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Old 03-29-2006, 05:50 AM   #1
Feb 2006
Posts: 4

Ok, so my friends and I just brewed our first batch of a Pale ale...brewing went generally ok.

Our biggest problem was cooling the wort. I'd read many conflicting reports, and due to limiting circumstances and space, decided to throw a bag of store-bought ice into the bucket and then dumped the wort in there, but took the temp and it was still too high to pitch the yeast.

So, I threw the cover on the bucket, but realized this would just take too long. I put some more ice in, put the cover back on, and waited some more. I removed the lid too many times to take the temperature since I was eager to pitch the yeast and get it fermenting. Finally, I got the temp below 90f, pitched the yeast, and stuck 'er in the closet.

Got some good bubbling for the next two days, but then today the bubbling seems to have stopped. There are bubles formed around the inside of the airlock, but no movement.

What's the worst that could've happened? Best? What should our gameplan from here on out be?

Thanks a ton,
(nervous) aaron

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Old 03-29-2006, 06:49 AM   #2
magno's Avatar
Feb 2006
Austin, TX
Posts: 900
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What temperature was it fermenting at? It could be done (or mostly done) fermenting. Take a gravity reading if you have a hydrometer, or at least taste a sample. You can take a small amout out with a turkey baster. If it tastes like bandaids chunk it, but I'd guess that it should be ok. If you plan on racking it to a secondary, now may be the time.

The worst that could have happened is a nasty bacteria infection from the ice and/or repeated opening of the fermenter. The best is a tasty batch of homebrew in a couple of weeks. For now, open it up, and see if there is still a layer of krausen on the top of the beer, if not, take a sample and rack it if you have the means. For the next batch, save yourself the agony and dont put ice in the wort. A better alternative for cooling the wort would be to set it in a sink full of ice water for about twenty minutes, or if you are doing a partial boil and fermenting in plastic, chill your top-off water and add hot wort to that. Using this last method in a glass carboy could break it though.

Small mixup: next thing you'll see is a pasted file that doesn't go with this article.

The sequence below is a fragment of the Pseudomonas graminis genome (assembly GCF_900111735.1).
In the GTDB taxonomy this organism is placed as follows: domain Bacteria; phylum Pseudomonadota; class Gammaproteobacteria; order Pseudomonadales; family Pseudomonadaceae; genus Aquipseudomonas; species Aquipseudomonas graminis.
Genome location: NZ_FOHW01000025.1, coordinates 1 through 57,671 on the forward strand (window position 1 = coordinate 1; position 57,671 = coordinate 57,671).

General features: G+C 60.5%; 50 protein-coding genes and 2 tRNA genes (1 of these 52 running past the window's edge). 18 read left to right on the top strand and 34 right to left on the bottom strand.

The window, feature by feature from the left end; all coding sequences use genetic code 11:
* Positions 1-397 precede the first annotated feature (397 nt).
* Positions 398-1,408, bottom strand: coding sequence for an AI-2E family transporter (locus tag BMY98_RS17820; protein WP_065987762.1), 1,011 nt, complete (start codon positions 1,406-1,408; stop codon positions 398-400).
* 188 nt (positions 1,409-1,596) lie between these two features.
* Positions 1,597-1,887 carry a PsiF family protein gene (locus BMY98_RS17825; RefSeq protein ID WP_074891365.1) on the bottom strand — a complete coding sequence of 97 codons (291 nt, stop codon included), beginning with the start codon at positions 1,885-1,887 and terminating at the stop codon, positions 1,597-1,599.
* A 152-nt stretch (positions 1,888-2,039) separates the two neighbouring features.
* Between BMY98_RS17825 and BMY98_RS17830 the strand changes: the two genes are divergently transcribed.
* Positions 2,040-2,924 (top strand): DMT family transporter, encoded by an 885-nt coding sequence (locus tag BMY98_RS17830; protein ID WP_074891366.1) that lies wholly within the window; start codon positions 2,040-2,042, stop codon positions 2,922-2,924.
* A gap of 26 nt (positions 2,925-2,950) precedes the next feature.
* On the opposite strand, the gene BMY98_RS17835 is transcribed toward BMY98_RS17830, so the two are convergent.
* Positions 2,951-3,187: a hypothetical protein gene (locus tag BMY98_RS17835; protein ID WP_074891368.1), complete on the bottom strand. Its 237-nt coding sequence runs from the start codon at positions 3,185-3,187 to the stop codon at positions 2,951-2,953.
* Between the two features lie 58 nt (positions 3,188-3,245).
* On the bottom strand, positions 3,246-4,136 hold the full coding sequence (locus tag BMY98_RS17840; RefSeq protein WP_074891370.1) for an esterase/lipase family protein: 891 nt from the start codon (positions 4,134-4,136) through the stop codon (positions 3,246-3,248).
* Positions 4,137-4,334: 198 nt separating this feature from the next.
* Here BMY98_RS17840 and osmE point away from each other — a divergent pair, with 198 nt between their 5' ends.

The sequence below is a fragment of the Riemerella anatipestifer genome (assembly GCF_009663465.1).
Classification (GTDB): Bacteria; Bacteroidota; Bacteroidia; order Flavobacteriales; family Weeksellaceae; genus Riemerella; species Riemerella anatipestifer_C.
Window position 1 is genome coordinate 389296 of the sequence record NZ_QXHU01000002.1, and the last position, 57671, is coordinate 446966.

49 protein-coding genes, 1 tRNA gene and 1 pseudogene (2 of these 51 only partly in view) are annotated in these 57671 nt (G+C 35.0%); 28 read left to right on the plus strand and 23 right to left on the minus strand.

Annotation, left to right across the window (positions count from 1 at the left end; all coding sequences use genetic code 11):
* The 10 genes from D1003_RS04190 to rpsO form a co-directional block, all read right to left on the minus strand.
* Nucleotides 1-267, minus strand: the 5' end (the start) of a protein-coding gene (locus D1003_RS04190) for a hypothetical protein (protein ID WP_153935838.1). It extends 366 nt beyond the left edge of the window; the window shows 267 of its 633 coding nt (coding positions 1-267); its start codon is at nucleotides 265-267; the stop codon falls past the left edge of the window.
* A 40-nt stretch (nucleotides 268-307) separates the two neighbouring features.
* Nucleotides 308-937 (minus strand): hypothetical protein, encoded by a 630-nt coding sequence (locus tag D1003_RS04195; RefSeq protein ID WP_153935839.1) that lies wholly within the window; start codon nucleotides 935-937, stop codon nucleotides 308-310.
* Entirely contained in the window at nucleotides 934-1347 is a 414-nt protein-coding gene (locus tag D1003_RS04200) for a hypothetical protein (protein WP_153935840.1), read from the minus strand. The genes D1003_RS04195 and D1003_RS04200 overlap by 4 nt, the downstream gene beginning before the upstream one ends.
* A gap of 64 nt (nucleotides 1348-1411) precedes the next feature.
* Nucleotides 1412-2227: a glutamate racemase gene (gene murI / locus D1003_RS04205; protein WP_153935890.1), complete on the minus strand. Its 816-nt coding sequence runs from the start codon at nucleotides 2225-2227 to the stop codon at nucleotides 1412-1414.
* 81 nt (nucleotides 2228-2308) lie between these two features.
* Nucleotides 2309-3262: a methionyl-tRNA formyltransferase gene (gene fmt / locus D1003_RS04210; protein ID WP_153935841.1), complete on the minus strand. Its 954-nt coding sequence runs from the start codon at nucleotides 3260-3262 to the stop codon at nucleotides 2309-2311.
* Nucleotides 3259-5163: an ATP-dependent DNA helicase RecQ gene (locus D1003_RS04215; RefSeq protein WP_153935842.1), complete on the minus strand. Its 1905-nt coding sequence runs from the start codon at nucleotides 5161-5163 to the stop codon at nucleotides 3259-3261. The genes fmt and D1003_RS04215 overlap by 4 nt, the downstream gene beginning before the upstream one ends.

Good luck,

- magno

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Old 03-29-2006, 09:28 AM   #3
Brewsmith's Avatar
Aug 2005
Torrance, CA
Posts: 6,252
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What was the recipe? If the gravity wasn't high to start and if the fermentation temps were right, primary fermentation could be about done. I wouldn't open it, though. If it's good, it will be good for a few more days. If it's bad, it will still be bad. Leave it for at least 7 days total before racking to a secondary or bottling. You have a good chance that everything is fine, but next time I would recomend chilling in an ice bath or adding cold water as magno suggested.
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Old 03-29-2006, 12:40 PM   #4
Beer is good
budbo's Avatar
Feb 2006
La Plata, MD
Posts: 2,315
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Worst that could have happened: Little green microbes from another dimension got into your wort and ate up all you sugars...

Best: The yeast was fresh and finished fermenting in a couple days.

Next time? Don't use store bought ice, Put the pot in an ice bath, Before I got a wort chiller I used 3, 20oz water bottles, Freeze them the night before, Sanitze them before using and add them to the wort a few minutes after you put it in the ice bath. while cooling cover the pot, drink beer and talk about Hot Chicks from another dimension.

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Old 03-29-2006, 02:02 PM   #5
Ivan Lendl
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Feb 2006
Wimbledon Finals
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hmm, the worst that could happen?

i say the worst thing that could happen is your beer turns out fine. So for every future beer you have confidence that throwing ice in your wort is not only a good thing, but kind of your trade mark. Years go by and your beers become famous first locally through word of mouth. Eventually you quit your job and start brewing full time to keep up the need of your 'ice man cometh ale'.